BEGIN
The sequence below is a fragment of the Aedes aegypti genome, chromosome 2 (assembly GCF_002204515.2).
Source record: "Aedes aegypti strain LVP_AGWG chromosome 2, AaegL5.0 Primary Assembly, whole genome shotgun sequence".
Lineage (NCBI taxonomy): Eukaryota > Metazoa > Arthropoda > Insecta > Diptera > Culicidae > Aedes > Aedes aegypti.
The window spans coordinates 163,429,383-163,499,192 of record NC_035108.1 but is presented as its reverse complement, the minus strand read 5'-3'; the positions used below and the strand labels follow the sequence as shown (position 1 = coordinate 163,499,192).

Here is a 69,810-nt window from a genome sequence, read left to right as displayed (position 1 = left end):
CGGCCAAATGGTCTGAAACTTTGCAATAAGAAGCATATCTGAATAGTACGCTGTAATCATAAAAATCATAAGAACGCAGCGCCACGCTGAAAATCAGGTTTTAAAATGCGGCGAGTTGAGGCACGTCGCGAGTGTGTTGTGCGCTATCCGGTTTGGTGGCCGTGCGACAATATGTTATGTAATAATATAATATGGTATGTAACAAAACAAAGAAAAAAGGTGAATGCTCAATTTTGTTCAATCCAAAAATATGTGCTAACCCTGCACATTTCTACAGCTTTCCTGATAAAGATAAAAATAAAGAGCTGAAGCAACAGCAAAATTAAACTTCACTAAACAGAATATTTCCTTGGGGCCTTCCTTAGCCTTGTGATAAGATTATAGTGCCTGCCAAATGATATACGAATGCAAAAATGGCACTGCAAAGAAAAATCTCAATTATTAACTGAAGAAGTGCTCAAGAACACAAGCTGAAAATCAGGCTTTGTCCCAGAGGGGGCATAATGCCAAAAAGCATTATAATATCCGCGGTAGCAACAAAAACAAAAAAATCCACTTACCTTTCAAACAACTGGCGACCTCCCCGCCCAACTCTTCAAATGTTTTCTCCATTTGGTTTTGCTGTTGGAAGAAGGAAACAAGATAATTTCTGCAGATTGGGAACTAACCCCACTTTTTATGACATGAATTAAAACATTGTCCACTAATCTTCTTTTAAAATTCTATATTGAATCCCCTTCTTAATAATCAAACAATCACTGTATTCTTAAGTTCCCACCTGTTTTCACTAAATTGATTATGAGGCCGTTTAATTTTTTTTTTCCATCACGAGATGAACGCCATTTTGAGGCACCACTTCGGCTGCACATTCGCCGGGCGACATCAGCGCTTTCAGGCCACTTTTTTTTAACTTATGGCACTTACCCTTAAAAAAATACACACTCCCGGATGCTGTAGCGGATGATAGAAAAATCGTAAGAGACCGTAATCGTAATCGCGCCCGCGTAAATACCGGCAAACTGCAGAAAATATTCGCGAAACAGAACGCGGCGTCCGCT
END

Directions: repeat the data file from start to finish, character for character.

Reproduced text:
The sequence below is a fragment of the Aedes aegypti genome, chromosome 2 (assembly GCF_002204515.2).
Source record: "Aedes aegypti strain LVP_AGWG chromosome 2, AaegL5.0 Primary Assembly, whole genome shotgun sequence".
Lineage (NCBI taxonomy): Eukaryota > Metazoa > Arthropoda > Insecta > Diptera > Culicidae > Aedes > Aedes aegypti.
The window spans coordinates 163,429,383-163,499,192 of record NC_035108.1 but is presented as its reverse complement, the minus strand read 5'-3'; the positions used below and the strand labels follow the sequence as shown (position 1 = coordinate 163,499,192).

Here is a 69,810-nt window from a genome sequence, read left to right as displayed (position 1 = left end):
CGGCCAAATGGTCTGAAACTTTGCAATAAGAAGCATATCTGAATAGTACGCTGTAATCATAAAAATCATAAGAACGCAGCGCCACGCTGAAAATCAGGTTTTAAAATGCGGCGAGTTGAGGCACGTCGCGAGTGTGTTGTGCGCTATCCGGTTTGGTGGCCGTGCGACAATATGTTATGTAATAATATAATATGGTATGTAACAAAACAAAGAAAAAAGGTGAATGCTCAATTTTGTTCAATCCAAAAATATGTGCTAACCCTGCACATTTCTACAGCTTTCCTGATAAAGATAAAAATAAAGAGCTGAAGCAACAGCAAAATTAAACTTCACTAAACAGAATATTTCCTTGGGGCCTTCCTTAGCCTTGTGATAAGATTATAGTGCCTGCCAAATGATATACGAATGCAAAAATGGCACTGCAAAGAAAAATCTCAATTATTAACTGAAGAAGTGCTCAAGAACACAAGCTGAAAATCAGGCTTTGTCCCAGAGGGGGCATAATGCCAAAAAGCATTATAATATCCGCGGTAGCAACAAAAACAAAAAAATCCACTTACCTTTCAAACAACTGGCGACCTCCCCGCCCAACTCTTCAAATGTTTTCTCCATTTGGTTTTGCTGTTGGAAGAAGGAAACAAGATAATTTCTGCAGATTGGGAACTAACCCCACTTTTTATGACATGAATTAAAACATTGTCCACTAATCTTCTTTTAAAATTCTATATTGAATCCCCTTCTTAATAATCAAACAATCACTGTATTCTTAAGTTCCCACCTGTTTTCACTAAATTGATTATGAGGCCGTTTAATTTTTTTTTTCCATCACGAGATGAACGCCATTTTGAGGCACCACTTCGGCTGCACATTCGCCGGGCGACATCAGCGCTTTCAGGCCACTTTTTTTTAACTTATGGCACTTACCCTTAAAAAAATACACACTCCCGGATGCTGTAGCGGATGATAGAAAAATCGTAAGAGACCGTAATCGTAATCGCGCCCGCGTAAATACCGGCAAACTGCAGAAAATATTCGCGAAACAGAACGCGGCGTCCGCT